Interview: Felix Nana Sackey
Should financial reporting standards be tailored to small and medium-sized enterprises (SMEs)?
FELIX NANA SACKEY: The International Financial Reporting Standards (IFRS) for SMEs are a self-contained standard, incorporating accounting principles based on full IFRS that have been simplified to suit SMEs. IFRS for SMEs provides an alternative framework that can be applied by eligible entities in place of the full IFRS.
Any company adopting IFRS for SMEs for the first time is required to publish three balance sheets in its initial financial statements, including the balance sheet at the time of the transition date (i.e., the beginning of the earliest comparative period).
The adoption of IFRS for SMEs in Ghana is a long overdue step in the right direction given the array of other countries that are already using or have permitted these standards. We have been longing for this reform and are happy that our aspiration is being realised. IFRS for SMEs will go a long way towards improving financial reporting in Ghana by enhancing transparency and greatly benefitting investors and other users of financial statements.
Although the authorities have extended the compliance date to 2015, companies must already start making the necessary preparations in order to achieve a successful transition to the framework.
How will this impact financial reporting in Ghana?
SACKEY: As previously mentioned, IFRS for SMEs will go a long way towards improving financial reporting in Ghana. For example, the new disclosure requirements mean that a lot of information about these companies will be released to the market, which will assist various users of financial statements in making informed decisions. Foreign investors will be able to easily read and understand locally produced financial statements provided they are prepared using a financial reporting language that is globally understood. IFRS for SMEs will bring about more transparency and a higher degree of comparability, both of which will help investors to realise the goal of a single global capital market. Furthermore, the benefits of compliance far outweigh the costs as most of the information in the full IFRS has already been tailored to suit the needs of SMEs.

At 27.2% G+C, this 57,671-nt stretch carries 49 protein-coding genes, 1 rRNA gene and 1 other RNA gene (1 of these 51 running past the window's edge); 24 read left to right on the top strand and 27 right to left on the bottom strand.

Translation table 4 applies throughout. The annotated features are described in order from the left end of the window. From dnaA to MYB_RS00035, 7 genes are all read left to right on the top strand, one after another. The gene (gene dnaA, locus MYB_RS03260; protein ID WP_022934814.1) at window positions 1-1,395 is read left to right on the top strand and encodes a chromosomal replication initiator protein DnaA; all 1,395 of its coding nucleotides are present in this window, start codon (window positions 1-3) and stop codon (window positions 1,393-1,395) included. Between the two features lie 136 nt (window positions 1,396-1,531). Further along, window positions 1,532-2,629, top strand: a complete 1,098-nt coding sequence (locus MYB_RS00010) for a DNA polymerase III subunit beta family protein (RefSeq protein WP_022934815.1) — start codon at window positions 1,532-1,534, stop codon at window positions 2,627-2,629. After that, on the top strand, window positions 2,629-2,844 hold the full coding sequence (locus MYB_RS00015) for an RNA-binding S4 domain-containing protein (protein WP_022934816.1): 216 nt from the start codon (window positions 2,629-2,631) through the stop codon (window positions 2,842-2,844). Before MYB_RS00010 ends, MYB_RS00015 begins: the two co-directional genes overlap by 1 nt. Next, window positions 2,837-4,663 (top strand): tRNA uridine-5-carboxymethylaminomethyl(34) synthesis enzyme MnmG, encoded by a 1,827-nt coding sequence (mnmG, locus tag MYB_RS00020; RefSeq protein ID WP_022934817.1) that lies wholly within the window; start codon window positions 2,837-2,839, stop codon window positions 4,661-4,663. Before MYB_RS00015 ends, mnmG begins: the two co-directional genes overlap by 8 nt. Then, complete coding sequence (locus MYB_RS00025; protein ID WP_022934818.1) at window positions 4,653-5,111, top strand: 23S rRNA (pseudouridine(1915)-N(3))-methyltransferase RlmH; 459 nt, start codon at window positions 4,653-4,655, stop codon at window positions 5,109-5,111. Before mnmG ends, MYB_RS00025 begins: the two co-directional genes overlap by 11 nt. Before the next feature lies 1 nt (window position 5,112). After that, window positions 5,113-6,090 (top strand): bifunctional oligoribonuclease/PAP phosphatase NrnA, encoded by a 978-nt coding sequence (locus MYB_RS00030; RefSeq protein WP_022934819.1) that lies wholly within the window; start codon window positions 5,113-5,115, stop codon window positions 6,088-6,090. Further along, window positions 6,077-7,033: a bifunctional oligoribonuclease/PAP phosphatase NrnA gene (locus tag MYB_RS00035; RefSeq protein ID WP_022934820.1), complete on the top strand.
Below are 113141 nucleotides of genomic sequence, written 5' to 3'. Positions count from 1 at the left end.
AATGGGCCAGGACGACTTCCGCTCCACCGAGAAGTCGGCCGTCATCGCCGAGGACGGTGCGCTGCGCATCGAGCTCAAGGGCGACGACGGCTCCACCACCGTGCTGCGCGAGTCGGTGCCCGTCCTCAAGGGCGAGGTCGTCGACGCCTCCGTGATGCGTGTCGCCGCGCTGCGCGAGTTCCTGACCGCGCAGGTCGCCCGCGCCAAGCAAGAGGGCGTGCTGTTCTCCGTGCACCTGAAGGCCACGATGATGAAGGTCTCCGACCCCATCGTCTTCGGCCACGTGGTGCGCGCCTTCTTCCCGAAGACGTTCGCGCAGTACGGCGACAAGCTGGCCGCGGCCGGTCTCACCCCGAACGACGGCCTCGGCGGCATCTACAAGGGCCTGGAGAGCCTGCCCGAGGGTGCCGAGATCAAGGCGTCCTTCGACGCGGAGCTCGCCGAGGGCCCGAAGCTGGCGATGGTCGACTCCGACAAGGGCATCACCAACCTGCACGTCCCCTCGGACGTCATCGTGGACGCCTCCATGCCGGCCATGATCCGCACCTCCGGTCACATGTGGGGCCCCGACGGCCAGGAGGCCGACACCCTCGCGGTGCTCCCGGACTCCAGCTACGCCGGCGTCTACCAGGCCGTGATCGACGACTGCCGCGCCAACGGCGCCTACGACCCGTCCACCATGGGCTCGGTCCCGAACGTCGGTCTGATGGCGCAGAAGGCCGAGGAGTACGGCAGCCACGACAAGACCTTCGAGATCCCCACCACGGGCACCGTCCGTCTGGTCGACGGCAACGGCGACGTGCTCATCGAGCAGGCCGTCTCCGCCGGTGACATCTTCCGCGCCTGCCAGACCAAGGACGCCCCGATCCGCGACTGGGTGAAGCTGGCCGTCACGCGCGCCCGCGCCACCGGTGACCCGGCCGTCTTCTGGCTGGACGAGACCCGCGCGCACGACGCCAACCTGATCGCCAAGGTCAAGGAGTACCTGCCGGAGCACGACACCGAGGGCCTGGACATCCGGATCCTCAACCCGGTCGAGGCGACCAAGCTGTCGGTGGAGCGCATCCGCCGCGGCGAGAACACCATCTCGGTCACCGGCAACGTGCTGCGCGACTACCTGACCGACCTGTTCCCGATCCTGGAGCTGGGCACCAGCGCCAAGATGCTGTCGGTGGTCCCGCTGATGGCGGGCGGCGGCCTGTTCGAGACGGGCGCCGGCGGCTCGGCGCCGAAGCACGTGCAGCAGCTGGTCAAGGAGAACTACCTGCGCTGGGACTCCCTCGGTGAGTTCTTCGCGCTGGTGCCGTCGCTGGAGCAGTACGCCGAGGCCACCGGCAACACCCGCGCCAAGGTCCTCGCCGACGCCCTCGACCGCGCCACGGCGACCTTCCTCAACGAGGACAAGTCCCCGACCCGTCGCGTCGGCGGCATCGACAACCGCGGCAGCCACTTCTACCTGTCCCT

There are implications for accountants as well. Ghanaian accountants are currently being schooled according to local accounting standards. Many accountants would have to undergo training on IFRS for SMEs in order to remain relevant and ensure good performance when the framework is adopted in 2015. To respond to this, the Institute of Chartered Accountants Ghana (ICAG) should update its syllabus with a view to making sure that current ICAG students are properly prepared for the standards. Continuing professional education material should also be expanded to incorporate IFRS for SME-related topics. This will go a long way towards ensuring that qualified accountants update their knowledge.
What challenges do you foresee arising during the transition to IFRS for SMEs in the country?
SACKEY: All of the other countries that adopted IFRS for SMEs in the past have faced challenges, so Ghana will not be an exception to this rule. The most important thing we can do is to clearly identify the relevant challenges ahead of time and to then find ways to appropriately deal with them as they arise.
Relevant laws need to be amended as quickly as possible in order to pave the way for the adoption of IFRS for SMEs. It is equally crucial to revise training accordingly, as many accountants may be relatively unfamiliar with the new standards.
Regulators also need to be up to date on IFRS for SMEs so they will be better able to enforce compliance. Ideally, regulators should know more than those who are being regulated. More importantly still, regulators would also need to individually or collectively commission a project assessing the level of readiness of entities transitioning to IFRS for SMEs.
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